At StartupYard, we have continually had it reinforced to us, just how important this is. After taking on teams because we absolutely loved their vision, their products, and the team themselves, only to see them fail because they simply weren’t willing to be sales-oriented, we’ve learned to be wary of even those companies we are very attracted to initially. No product sells itself, and ultimately, we can’t be in this business for the love of products alone.
A team that is applying to StartupYard asked to meet with me this week. Aside from the fact that I love to see a team so keen, I could tell right away that this was a team that understood customer acquisition. They ostensibly wanted to meet with me to find out more about our program, but it became immediately clear that they were trying to figure out how to get into the program; what they needed to do to be sure they would be accepted.
I don’t mind that in the least bit. Of course, our job is to make sure the team isn’t just saying what we want to hear, but that is the job of any accelerator. The startup’s job is to say what we want to hear, *and* to have it be actually true. So I told them what they could do between now and the evaluation period, which is to prove that they can get customers.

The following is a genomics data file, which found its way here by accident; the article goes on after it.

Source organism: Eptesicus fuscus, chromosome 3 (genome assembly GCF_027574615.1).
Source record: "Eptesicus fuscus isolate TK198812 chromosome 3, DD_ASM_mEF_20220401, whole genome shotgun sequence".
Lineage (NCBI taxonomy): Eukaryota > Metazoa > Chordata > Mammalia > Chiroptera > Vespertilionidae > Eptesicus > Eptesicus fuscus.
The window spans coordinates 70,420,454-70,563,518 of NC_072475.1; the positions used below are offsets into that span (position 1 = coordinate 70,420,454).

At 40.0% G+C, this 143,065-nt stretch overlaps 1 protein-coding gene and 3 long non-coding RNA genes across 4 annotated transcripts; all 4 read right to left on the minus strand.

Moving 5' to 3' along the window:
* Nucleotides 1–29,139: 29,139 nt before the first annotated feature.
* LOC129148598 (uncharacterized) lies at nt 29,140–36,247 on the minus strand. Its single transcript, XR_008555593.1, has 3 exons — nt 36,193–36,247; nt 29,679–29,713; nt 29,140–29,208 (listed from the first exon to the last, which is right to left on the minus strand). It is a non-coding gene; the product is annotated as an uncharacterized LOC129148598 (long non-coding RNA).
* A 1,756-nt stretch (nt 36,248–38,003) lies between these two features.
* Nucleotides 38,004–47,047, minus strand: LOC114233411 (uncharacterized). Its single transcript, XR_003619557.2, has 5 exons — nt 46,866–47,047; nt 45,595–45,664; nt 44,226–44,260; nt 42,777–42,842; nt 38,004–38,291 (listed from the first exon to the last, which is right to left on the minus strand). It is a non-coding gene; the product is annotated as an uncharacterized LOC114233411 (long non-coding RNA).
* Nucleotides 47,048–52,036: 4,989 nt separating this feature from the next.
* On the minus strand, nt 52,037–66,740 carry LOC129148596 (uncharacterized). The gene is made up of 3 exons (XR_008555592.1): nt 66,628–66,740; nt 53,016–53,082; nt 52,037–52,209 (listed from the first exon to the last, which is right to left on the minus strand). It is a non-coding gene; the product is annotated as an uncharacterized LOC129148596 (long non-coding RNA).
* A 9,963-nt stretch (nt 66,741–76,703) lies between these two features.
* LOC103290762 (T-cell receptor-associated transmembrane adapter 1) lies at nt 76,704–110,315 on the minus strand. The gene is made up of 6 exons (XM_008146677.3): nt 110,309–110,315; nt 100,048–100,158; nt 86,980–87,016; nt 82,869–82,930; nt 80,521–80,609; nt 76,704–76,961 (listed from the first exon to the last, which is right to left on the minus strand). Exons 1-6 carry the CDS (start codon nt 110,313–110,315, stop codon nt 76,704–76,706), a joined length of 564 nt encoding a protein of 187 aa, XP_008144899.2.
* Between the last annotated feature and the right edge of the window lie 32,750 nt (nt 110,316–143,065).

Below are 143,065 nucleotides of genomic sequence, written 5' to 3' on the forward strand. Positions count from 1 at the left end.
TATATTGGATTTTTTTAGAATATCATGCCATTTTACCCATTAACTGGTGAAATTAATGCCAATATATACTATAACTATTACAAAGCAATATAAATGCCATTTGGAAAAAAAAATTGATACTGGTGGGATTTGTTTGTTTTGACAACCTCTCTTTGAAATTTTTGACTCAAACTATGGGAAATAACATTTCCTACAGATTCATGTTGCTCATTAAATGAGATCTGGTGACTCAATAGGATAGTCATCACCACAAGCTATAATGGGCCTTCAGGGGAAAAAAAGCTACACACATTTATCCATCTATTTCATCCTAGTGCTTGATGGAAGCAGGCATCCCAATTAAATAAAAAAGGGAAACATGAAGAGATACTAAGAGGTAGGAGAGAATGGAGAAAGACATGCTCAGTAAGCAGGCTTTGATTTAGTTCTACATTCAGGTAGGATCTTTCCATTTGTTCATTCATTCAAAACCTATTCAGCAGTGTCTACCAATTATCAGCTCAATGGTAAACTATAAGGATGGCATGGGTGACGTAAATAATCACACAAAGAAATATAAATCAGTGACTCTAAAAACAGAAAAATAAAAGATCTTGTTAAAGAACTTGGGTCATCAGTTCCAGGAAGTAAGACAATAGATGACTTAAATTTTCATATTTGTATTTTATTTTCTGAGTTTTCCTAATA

They may not be able to sell anything right now, but traction with customers can come in a lot of ways. Will people sign up for a waiting list? Will they meet to discuss their needs? Will they consult on your product ahead of the launch? Will they recommend colleagues to do the same? There’s a good reason that “talk to 50 potential customers” is such oft-cited advice for startups. You can’t help but learn something by doing it.
And if the startup comes back and says: “well, we talked to 50 customers, but only a few said that this is something they would pay for,” then I would wait and see how they had reacted to that news. Did they find out what the customers were willing to pay for?
Having a Customer Acquisition Focused Co-Founder
Every startup is going to find one or two channels that work best for customer acquisition. The problem is that they will likely not be the first couple of channels the startup tries. An initial strategy may work, at first, for a while, but eventually, the startup is going to have to pivot to something else in order to grow.